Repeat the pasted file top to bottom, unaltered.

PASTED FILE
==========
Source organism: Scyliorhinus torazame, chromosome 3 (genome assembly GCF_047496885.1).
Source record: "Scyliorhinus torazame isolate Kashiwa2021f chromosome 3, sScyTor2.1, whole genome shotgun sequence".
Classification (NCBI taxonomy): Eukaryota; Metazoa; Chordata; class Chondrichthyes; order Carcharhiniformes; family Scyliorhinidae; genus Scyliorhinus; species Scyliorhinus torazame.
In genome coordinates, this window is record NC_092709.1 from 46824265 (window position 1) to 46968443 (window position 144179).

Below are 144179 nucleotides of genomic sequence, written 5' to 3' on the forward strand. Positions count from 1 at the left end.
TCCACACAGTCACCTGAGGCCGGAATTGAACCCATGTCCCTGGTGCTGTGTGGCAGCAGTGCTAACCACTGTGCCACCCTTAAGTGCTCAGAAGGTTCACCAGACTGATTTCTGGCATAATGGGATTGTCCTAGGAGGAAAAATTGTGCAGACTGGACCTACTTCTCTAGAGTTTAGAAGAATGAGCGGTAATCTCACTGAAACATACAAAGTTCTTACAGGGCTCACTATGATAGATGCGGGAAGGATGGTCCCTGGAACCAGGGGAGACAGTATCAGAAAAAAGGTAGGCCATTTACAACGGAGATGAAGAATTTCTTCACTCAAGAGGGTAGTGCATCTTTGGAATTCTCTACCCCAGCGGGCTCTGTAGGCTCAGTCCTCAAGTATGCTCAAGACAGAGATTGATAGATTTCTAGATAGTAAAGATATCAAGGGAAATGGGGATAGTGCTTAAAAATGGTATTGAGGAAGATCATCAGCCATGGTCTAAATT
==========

Source organism: Scyliorhinus torazame, chromosome 3 (genome assembly GCF_047496885.1).
Source record: "Scyliorhinus torazame isolate Kashiwa2021f chromosome 3, sScyTor2.1, whole genome shotgun sequence".
Classification (NCBI taxonomy): Eukaryota; Metazoa; Chordata; class Chondrichthyes; order Carcharhiniformes; family Scyliorhinidae; genus Scyliorhinus; species Scyliorhinus torazame.
In genome coordinates, this window is record NC_092709.1 from 46824265 (window position 1) to 46968443 (window position 144179).

Below are 144179 nucleotides of genomic sequence, written 5' to 3' on the forward strand. Positions count from 1 at the left end.
TCCACACAGTCACCTGAGGCCGGAATTGAACCCATGTCCCTGGTGCTGTGTGGCAGCAGTGCTAACCACTGTGCCACCCTTAAGTGCTCAGAAGGTTCACCAGACTGATTTCTGGCATAATGGGATTGTCCTAGGAGGAAAAATTGTGCAGACTGGACCTACTTCTCTAGAGTTTAGAAGAATGAGCGGTAATCTCACTGAAACATACAAAGTTCTTACAGGGCTCACTATGATAGATGCGGGAAGGATGGTCCCTGGAACCAGGGGAGACAGTATCAGAAAAAAGGTAGGCCATTTACAACGGAGATGAAGAATTTCTTCACTCAAGAGGGTAGTGCATCTTTGGAATTCTCTACCCCAGCGGGCTCTGTAGGCTCAGTCCTCAAGTATGCTCAAGACAGAGATTGATAGATTTCTAGATAGTAAAGATATCAAGGGAAATGGGGATAGTGCTTAAAAATGGTATTGAGGAAGATCATCAGCCATGGTCTAAATT